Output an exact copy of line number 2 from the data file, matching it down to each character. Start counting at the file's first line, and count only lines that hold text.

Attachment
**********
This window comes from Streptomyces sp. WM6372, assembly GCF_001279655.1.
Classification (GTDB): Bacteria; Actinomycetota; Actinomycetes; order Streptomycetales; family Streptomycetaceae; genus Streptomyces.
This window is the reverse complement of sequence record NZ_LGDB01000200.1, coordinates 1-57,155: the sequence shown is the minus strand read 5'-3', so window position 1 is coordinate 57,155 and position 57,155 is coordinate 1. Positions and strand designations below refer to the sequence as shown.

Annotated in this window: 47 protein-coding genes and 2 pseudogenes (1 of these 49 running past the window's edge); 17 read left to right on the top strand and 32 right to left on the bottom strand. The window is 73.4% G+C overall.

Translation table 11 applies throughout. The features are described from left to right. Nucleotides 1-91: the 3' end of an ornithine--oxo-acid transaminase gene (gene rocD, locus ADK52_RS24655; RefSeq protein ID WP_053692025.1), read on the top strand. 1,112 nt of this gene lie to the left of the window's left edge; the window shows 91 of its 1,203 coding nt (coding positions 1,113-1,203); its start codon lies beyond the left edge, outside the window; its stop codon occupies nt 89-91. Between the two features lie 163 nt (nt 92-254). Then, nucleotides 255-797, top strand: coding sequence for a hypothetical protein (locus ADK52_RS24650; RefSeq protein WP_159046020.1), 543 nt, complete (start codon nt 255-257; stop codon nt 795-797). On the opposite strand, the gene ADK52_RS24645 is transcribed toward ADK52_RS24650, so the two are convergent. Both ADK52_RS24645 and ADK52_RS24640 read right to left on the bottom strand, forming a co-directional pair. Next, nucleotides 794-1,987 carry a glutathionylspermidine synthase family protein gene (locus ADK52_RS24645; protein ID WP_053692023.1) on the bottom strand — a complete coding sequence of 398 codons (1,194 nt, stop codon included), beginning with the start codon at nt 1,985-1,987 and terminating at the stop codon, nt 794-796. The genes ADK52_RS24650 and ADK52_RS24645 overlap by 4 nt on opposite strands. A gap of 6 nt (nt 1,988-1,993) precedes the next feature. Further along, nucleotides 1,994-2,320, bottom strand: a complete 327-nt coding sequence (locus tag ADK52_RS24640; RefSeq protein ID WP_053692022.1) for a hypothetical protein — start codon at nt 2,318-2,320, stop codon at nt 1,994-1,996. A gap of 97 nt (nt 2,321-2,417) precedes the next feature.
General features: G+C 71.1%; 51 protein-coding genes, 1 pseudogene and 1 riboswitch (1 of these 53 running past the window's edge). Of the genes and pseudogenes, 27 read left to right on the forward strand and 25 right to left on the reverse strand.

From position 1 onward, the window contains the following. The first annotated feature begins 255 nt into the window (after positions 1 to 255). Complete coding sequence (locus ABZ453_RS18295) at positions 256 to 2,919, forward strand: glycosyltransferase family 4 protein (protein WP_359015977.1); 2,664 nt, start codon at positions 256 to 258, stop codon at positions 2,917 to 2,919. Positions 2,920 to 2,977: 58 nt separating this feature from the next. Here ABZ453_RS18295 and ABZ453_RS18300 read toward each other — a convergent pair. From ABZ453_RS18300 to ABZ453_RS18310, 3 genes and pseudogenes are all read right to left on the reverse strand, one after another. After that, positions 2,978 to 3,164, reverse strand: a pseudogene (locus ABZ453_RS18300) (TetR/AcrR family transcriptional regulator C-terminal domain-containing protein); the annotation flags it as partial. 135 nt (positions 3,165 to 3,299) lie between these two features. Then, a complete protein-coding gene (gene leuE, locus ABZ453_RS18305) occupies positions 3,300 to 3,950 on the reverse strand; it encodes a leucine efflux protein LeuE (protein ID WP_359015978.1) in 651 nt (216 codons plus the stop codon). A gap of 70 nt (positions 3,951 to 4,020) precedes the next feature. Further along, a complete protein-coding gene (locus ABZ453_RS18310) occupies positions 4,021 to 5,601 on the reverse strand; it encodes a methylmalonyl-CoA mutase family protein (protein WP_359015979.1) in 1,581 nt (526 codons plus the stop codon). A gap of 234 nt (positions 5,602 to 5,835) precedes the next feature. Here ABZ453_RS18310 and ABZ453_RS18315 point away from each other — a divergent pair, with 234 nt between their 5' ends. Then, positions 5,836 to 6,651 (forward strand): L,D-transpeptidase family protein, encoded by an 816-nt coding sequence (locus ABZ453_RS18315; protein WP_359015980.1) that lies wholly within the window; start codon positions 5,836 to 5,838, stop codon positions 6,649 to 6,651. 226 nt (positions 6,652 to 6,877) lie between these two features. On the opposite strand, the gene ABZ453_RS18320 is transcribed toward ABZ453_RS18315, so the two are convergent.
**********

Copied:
Classification (GTDB): Bacteria; Actinomycetota; Actinomycetes; order Streptomycetales; family Streptomycetaceae; genus Streptomyces.